I was working on a Triple-Layer Pumpkin-Chocolate Pie, a pie which, in my own words, “I’m really excited to make because I’ve been eyeing this recipe forever and never actually made!” Well, look. I hate to say this, but sometimes pies begin to blur together in my mind. I’d checked the Pie Gallery page of this website multiple times, saw no hint of the Triple-Layer, and thought I was in the clear. But then, the aforementioned déjà vu hit too strongly when I was photographing the pie with its top sour cream layer and I did a more careful search through old blog posts. Come to find, the Thanksgiving pies of 2013 never made it to the gallery!! I laughed out loud when I saw the image below…

…Because I’d just finished taking these photos.

By the way, I don’t mean to complain. There was clearly meant to be a 2020 version of this pie; I was happy to make it again, share it with some lovely family friends, taste it again myself (since I had no recollection of the taste from 2013. Weird right.) Plus you guys would never have gotten these sweet Pippa/Process Pics.

She is getting PRETTY good with a rolling pin, I will not lie. And check out this nifty pie rolling mat! Another embarrassing confession-from-a-pie-maker to add to the list in this post; I’ve never even seen one of these baking mats or surmised their existence. What a fantastic invention. And what fantastic bedhead.

By the by, the reason this pie was up for (re)consideration was when I asked the recipients for favorite pie fillings, the response was “chocolate, pumpkin, and macaroni and cheese”. Even I could not figure out how to combine all three of those, but the first two? YES.

This may be a good recipe to consider if you’re thinking of making something new and a bit different for your Thanksgiving this year. I always find most families have some pumpkin people and some chocolate people. And maybe some pumpkin-chocolate people. Make everyone happy. Reach out if you’d like the recipe.

The chocolate layer of the pie is the same cheesecake-y pumpkin filling shown above, just with melted chocolate added.

The striking profile you see below is achieved with multiple rounds of baking. The crust is partially pre-baked, the chocolate-pumpkin layer is baked alone for twenty minutes, then the plain pumpkin layer goes on top of that. It’s time consuming, but not too much trouble; just a lot of time all added up! The sour cream layer is poured on top of the cooled pie, which is then chilled for at least three hours before eating.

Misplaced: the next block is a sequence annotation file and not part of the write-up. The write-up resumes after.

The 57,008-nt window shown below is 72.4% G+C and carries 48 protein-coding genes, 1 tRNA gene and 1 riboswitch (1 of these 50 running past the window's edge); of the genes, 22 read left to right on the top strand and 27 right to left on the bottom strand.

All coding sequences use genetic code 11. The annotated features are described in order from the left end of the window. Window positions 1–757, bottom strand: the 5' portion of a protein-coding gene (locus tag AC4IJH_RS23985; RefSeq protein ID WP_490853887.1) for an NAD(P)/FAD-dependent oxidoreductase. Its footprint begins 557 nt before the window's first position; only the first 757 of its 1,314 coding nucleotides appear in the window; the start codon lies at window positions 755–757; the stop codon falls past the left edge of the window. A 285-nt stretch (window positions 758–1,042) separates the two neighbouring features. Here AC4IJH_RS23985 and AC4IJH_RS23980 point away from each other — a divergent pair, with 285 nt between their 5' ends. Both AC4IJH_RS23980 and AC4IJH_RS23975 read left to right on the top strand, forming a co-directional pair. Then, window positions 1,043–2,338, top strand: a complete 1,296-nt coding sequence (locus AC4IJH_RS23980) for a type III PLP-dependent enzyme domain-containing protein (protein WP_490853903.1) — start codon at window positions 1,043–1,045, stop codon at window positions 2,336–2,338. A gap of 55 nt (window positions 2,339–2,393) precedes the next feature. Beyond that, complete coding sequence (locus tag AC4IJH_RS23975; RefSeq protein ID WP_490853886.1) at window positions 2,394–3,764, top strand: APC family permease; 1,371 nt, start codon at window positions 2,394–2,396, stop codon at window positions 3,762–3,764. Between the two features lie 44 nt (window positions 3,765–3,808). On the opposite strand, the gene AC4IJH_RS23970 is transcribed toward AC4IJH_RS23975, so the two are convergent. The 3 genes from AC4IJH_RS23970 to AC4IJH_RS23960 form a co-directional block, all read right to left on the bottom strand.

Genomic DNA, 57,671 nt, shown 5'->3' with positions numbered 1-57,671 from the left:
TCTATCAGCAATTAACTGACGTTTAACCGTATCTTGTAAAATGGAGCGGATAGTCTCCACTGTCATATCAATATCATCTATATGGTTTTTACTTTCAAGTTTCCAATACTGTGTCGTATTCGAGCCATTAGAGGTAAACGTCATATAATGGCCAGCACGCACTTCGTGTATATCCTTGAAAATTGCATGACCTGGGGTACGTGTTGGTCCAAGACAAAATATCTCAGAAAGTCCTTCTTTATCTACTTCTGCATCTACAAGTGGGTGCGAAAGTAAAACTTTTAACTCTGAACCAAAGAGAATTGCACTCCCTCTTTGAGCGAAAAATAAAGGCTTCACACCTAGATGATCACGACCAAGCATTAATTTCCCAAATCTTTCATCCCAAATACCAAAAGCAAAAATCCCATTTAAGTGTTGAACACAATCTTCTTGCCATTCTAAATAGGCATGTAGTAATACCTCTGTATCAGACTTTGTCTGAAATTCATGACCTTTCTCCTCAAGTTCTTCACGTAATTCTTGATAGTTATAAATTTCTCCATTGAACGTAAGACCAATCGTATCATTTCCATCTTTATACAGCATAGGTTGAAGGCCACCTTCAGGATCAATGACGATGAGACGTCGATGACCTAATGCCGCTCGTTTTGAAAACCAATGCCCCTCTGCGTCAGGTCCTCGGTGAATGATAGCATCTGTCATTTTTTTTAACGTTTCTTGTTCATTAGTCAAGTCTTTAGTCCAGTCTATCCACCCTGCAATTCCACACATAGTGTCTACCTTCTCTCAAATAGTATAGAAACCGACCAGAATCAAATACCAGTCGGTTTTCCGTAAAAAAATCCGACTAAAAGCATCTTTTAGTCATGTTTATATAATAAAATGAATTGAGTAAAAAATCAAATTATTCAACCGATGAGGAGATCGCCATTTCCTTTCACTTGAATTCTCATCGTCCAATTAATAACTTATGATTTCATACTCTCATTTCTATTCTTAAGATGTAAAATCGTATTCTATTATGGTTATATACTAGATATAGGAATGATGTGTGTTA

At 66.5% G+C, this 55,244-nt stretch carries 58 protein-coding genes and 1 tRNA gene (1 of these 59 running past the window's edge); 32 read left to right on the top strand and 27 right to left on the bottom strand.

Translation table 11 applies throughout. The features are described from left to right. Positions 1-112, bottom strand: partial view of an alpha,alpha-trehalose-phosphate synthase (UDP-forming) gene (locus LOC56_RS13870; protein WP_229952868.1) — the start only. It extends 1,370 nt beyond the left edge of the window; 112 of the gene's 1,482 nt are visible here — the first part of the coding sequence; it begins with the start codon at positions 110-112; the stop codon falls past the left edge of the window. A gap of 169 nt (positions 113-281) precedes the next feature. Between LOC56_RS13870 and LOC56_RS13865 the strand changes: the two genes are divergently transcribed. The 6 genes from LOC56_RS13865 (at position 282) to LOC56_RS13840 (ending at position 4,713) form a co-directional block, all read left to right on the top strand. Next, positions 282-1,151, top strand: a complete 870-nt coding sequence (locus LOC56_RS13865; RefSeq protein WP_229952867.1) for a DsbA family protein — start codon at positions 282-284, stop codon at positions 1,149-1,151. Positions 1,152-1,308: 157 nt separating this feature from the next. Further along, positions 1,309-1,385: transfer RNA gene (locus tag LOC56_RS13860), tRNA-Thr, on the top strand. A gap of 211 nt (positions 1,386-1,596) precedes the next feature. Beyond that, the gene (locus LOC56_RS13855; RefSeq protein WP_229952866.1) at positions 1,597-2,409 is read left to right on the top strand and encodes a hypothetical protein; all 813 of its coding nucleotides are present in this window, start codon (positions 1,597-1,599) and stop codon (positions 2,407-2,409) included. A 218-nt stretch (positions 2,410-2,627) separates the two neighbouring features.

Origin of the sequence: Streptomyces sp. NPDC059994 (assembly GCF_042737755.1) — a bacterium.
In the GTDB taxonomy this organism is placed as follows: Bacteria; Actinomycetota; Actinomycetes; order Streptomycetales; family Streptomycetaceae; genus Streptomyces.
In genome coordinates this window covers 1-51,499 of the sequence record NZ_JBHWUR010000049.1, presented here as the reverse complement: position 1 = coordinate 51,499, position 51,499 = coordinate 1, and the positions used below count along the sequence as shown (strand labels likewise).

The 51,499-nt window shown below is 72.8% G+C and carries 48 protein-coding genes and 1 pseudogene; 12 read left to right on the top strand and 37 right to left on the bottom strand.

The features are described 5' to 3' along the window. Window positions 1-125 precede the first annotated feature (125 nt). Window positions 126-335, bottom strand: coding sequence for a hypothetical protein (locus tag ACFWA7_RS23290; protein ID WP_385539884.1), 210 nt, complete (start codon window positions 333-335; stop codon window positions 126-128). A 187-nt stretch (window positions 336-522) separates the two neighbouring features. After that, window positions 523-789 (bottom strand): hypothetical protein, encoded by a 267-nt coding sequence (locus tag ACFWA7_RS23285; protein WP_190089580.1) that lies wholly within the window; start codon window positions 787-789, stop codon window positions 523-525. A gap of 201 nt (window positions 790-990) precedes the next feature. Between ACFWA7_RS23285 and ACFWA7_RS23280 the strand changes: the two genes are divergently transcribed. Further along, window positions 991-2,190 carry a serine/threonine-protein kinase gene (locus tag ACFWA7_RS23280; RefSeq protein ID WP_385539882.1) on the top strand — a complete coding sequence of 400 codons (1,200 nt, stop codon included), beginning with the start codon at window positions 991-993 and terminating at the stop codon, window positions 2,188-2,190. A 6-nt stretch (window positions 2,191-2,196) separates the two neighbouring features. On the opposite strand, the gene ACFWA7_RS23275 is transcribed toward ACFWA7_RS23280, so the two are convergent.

Moving on. Following the discovery of my startling omission, I was compelled to give the Pie Gallery a fresh update. It took a bit longer than I’m comfortable admitting and was probably the 567th most important thing on my to-do list last night, but it was rewarding in its own way. A few minor numbering errors were corrected and the Triple-Layer’s photo was added to spot 116, along with the Jellied Cranberry-Pecan Pie (117) that had been made at the same time. I also took the opportunity to add in the Mocha Ricotta Mousse Pie with Warm Mocha Sauce that my cousin Daniel and I collaborated on in the summer of 2019. It’s currently taking a high place of honor in spot #150 – the halfway mark of this project! Unfortunately for Dan (and for myself come to think of it) I have a feeling I’m yet missing one to two pies and that number may shift. It would be very, very cute, and very good for my storyline if the pie with Pippa’s name emblazoned on it (currently in spot #149) ends up being Pie 150. P.S. I know I care WAAAAAAAY more about any of this than I could ever imagine you would, dear reader. If you’ve already got the gallery page open in another tab and are trying to make sense of my ramblings…well, you’re my hero.

In conclusion, a few things you should know about the Mocha Ricotta Mousse Pie.

1) It was incredible.

2) It was actually fairly simple to make.

3) My cousin Dan has a fake celebrity chef/Instagram persona named “Chef Gusto” who wears a tall white hat, a fake mustache, and speaks with what can only loosely be called a French accent. So as you might guess, cooking with him is quite hilarious. If you want a good laugh and you’re reading this post within the week it was published, click here to view Chef Gusto’s Instagram Story from July 2019; he made it temporarily public for the enjoyment of Peace of Pie readers! Thanks Dan. Can’t wait for you to “teach me how” to make another pie sometime.

Below: serving suggestion for coffee lovers: Mocha Pie, Mocha Sauce, Espresso…what else could you want?

See you all in October. ❤

Mini Cheesecake Pies for the Kids


, , , , , ,

This is the exact thing that these pies are called in my ultimate pie guide to life (Pie by Ken Haedrich, if you’re a new reader…and if so, welcome!) But friends, I am here to tell you: these are not just for the kids.

However, I do highly suggest this as a recipe to make (in part or full, depending on their age) with your kids, if you’re looking for delicious family bonding activities. Here’s what your mini cheesecake pies will look like this if you let a pair of enthusiastic two-year-olds decorate them.